Do you think this will change your public perception? “I have nothing to say about public perception. These are my friends, these are detectives I work with. They’re honorable men and the greatest detectives in the world.”
Wilde sidles up next to me, so I ask, How did you make the decision to honor Scarcella now? And what about the people that would say this was disrespectful to — “We honor! We honor!” Wilde shouts. “We did justice for the people of New York. All the citizens. That’s all. If they can’t get over it, get a life. Get a life! Go out and do it before you talk about it. Get a life!”
Someone grabs Wilde. “You gotta come eat the cake with your hands!” I go to look for Scarcella. He’s already made his way outside, where he’s waiting patiently for the valet.
Before the night is up, John Russo would get his turn at the podium. Honoring him would be the mother of Karina Vetrano, whose murder Russo solved. Visibly shaken, Ms. Vetrano would say, “Detective Russo — there are no words. It’s a horrible world where people have no respect for the police. I wanted to thank you for the service you provide people like me every single day. That’s the only thing that held me up through this.”
Russo helped find the Howard Beach attacker by flashing back to a “suspicious person” 911 call he’d followed up on months before. It’s a true iteration of that classic, cinematic “detective’s intuition” that cops love to valorize. It’s the same one Scarcella was so famous for before the allegations appeared to suggest he was just making all that shit up. But Russo, working on his hunch, eventually helped the NYPD connect the murderer to the Vetrano case with DNA evidence.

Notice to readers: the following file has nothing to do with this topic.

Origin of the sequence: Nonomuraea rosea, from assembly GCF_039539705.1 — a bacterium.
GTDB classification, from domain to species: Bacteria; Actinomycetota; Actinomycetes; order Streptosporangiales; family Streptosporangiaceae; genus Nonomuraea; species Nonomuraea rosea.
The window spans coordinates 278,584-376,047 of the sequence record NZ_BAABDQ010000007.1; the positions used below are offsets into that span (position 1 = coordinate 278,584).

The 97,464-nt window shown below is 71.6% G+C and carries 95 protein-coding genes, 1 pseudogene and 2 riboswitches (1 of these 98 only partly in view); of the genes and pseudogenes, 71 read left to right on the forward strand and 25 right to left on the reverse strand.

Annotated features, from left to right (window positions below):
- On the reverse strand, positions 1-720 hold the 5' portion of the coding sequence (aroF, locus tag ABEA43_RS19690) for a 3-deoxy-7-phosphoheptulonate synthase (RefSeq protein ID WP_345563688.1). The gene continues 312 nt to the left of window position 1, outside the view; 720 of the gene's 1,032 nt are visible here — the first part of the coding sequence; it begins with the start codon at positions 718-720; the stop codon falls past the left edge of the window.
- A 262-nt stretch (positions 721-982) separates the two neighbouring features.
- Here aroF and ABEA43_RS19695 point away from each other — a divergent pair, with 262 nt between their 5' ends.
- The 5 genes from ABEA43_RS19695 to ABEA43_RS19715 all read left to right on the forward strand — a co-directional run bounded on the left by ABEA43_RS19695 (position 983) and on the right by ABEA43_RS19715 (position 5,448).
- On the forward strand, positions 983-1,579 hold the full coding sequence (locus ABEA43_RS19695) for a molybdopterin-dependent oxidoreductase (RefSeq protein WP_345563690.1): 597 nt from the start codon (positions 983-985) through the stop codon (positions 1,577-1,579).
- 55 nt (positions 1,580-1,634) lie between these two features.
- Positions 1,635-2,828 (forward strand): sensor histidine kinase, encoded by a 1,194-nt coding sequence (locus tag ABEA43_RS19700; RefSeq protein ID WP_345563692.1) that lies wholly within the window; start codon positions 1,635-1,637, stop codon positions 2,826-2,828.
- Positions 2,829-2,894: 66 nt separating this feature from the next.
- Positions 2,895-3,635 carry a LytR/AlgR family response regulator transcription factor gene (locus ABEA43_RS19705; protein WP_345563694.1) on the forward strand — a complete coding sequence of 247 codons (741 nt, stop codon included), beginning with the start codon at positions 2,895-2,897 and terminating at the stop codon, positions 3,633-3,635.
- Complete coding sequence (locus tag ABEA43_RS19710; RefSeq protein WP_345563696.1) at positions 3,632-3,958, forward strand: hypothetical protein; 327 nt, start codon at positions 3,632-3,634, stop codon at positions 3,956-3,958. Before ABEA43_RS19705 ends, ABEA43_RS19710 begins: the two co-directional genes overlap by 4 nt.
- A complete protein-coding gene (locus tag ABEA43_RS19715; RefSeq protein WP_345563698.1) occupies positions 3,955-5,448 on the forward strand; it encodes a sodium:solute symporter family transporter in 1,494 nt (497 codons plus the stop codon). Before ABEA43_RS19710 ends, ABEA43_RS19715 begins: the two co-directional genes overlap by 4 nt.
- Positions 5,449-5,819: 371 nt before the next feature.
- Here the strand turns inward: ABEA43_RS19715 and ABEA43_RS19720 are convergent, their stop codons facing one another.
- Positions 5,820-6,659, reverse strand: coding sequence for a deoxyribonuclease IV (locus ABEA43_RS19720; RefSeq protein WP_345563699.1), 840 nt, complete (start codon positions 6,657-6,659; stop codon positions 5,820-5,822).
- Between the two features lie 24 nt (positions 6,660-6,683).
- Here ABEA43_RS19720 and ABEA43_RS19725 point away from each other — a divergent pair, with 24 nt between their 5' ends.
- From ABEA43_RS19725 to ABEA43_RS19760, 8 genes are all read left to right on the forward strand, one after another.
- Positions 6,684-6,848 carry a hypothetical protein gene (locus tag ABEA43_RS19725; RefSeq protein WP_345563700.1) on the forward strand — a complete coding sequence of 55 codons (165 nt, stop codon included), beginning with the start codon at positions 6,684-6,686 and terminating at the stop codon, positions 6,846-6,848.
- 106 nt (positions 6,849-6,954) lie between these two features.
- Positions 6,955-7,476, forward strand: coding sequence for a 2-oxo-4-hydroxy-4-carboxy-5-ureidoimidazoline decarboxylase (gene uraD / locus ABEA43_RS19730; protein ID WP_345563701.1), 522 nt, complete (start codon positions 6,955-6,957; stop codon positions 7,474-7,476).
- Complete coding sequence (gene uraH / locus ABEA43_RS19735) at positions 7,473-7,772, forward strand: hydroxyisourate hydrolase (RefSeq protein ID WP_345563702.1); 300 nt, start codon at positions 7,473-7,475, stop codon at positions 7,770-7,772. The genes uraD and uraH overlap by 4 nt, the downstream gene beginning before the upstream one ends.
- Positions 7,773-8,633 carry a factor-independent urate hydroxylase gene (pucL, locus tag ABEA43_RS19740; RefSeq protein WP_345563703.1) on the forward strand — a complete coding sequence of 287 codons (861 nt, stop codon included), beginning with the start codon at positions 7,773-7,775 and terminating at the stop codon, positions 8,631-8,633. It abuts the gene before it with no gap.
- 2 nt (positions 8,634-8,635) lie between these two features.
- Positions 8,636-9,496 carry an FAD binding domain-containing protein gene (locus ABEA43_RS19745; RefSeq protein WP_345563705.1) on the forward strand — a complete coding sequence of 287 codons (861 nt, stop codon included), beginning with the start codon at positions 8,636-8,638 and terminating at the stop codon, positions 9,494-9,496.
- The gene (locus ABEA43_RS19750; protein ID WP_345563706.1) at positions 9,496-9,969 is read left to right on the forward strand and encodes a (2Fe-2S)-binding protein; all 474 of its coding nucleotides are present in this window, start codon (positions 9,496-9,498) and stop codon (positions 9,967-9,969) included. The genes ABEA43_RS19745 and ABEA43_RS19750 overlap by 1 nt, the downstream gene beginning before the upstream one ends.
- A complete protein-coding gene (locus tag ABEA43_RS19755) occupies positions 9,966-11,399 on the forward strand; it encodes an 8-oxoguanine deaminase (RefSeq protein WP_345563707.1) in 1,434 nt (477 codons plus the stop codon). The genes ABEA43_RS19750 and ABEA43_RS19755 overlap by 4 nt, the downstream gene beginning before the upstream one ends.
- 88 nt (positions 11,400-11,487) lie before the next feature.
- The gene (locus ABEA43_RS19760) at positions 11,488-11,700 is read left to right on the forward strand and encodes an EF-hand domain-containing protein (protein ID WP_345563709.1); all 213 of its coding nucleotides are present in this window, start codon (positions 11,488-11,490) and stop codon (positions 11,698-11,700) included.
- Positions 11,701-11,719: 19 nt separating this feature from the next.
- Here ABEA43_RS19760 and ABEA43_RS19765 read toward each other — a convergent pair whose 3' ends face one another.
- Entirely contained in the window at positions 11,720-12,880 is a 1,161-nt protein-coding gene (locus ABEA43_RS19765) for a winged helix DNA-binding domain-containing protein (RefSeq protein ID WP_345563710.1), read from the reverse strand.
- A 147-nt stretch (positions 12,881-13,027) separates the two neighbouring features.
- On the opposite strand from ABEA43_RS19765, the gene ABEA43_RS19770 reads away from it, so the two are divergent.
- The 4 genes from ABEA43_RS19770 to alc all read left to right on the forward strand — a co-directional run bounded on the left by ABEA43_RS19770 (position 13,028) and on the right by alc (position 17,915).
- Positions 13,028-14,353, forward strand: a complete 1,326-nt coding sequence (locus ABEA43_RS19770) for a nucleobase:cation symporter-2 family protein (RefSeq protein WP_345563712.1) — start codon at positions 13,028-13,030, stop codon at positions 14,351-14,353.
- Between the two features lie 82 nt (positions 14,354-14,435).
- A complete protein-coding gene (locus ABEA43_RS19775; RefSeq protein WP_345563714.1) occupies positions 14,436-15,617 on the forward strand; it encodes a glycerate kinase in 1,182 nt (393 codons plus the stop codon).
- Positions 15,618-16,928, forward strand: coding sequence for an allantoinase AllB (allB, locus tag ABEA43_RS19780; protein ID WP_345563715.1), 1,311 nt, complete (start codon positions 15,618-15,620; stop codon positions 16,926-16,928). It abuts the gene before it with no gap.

The allegations against Scarcella conjure up corruption — and speak to why so many New Yorkers distrust and fear the NYPD. Russo’s investigative craftiness exemplifies the kind of unspeakable relief only the police can provide. A gulf exists between the extremes, with all the good and the bad and the indifferent and the incompetent that also exists in New York policing. But in the back room of O’Neill’s, there’s not much appetite for nuance. Here, all cops are working their asses off to protect and to serve, and if you never wore the shield you’ll never understand what it’s like.
Before I leave the bar I circle back with Hieb and a couple other ex-cops having a few last rounds. The priest’s collar is loose by now. I ask Hieb one more question. Relations between the people and the police don’t seem to be too good right now. So what would he advise cops today? “Just do your job,” he says. “Common sense prevails. Right is right.”